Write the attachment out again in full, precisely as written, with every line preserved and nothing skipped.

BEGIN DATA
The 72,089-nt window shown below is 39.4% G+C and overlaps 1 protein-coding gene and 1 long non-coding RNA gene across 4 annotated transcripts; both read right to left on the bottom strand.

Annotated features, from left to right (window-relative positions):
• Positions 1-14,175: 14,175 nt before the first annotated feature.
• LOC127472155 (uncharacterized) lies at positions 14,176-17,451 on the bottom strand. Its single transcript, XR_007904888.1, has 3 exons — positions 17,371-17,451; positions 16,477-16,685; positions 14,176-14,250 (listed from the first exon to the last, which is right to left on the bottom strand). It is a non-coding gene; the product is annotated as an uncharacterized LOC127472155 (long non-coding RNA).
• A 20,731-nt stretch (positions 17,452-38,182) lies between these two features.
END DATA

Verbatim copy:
The 72,089-nt window shown below is 39.4% G+C and overlaps 1 protein-coding gene and 1 long non-coding RNA gene across 4 annotated transcripts; both read right to left on the bottom strand.

Annotated features, from left to right (window-relative positions):
• Positions 1-14,175: 14,175 nt before the first annotated feature.
• LOC127472155 (uncharacterized) lies at positions 14,176-17,451 on the bottom strand. Its single transcript, XR_007904888.1, has 3 exons — positions 17,371-17,451; positions 16,477-16,685; positions 14,176-14,250 (listed from the first exon to the last, which is right to left on the bottom strand). It is a non-coding gene; the product is annotated as an uncharacterized LOC127472155 (long non-coding RNA).
• A 20,731-nt stretch (positions 17,452-38,182) lies between these two features.